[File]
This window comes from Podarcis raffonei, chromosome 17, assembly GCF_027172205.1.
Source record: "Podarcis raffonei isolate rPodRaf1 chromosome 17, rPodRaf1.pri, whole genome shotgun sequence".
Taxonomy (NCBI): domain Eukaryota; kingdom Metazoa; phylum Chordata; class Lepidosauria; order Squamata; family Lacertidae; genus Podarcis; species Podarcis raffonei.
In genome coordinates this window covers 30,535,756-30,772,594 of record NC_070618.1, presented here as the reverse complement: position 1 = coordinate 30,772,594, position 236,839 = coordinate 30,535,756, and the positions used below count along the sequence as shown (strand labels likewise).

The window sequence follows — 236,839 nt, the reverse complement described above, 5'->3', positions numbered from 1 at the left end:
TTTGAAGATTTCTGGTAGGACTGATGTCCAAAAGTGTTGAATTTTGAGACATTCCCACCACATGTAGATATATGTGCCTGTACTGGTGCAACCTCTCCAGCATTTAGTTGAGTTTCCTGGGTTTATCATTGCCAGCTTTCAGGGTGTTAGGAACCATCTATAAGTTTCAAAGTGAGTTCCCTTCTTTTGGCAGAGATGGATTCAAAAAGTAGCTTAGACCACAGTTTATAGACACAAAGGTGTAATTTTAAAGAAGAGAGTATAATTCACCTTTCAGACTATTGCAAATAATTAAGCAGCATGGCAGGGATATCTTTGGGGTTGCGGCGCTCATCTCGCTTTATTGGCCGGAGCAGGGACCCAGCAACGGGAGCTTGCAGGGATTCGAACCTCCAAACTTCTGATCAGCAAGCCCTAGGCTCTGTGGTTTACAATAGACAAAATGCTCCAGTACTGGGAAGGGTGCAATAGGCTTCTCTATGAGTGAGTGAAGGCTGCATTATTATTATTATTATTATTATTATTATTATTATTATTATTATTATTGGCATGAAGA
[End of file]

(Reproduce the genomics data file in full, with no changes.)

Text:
This window comes from Podarcis raffonei, chromosome 17, assembly GCF_027172205.1.
Source record: "Podarcis raffonei isolate rPodRaf1 chromosome 17, rPodRaf1.pri, whole genome shotgun sequence".
Taxonomy (NCBI): domain Eukaryota; kingdom Metazoa; phylum Chordata; class Lepidosauria; order Squamata; family Lacertidae; genus Podarcis; species Podarcis raffonei.
In genome coordinates this window covers 30,535,756-30,772,594 of record NC_070618.1, presented here as the reverse complement: position 1 = coordinate 30,772,594, position 236,839 = coordinate 30,535,756, and the positions used below count along the sequence as shown (strand labels likewise).

The window sequence follows — 236,839 nt, the reverse complement described above, 5'->3', positions numbered from 1 at the left end:
TTTGAAGATTTCTGGTAGGACTGATGTCCAAAAGTGTTGAATTTTGAGACATTCCCACCACATGTAGATATATGTGCCTGTACTGGTGCAACCTCTCCAGCATTTAGTTGAGTTTCCTGGGTTTATCATTGCCAGCTTTCAGGGTGTTAGGAACCATCTATAAGTTTCAAAGTGAGTTCCCTTCTTTTGGCAGAGATGGATTCAAAAAGTAGCTTAGACCACAGTTTATAGACACAAAGGTGTAATTTTAAAGAAGAGAGTATAATTCACCTTTCAGACTATTGCAAATAATTAAGCAGCATGGCAGGGATATCTTTGGGGTTGCGGCGCTCATCTCGCTTTATTGGCCGGAGCAGGGACCCAGCAACGGGAGCTTGCAGGGATTCGAACCTCCAAACTTCTGATCAGCAAGCCCTAGGCTCTGTGGTTTACAATAGACAAAATGCTCCAGTACTGGGAAGGGTGCAATAGGCTTCTCTATGAGTGAGTGAAGGCTGCATTATTATTATTATTATTATTATTATTATTATTATTATTATTATTATTGGCATGAAGA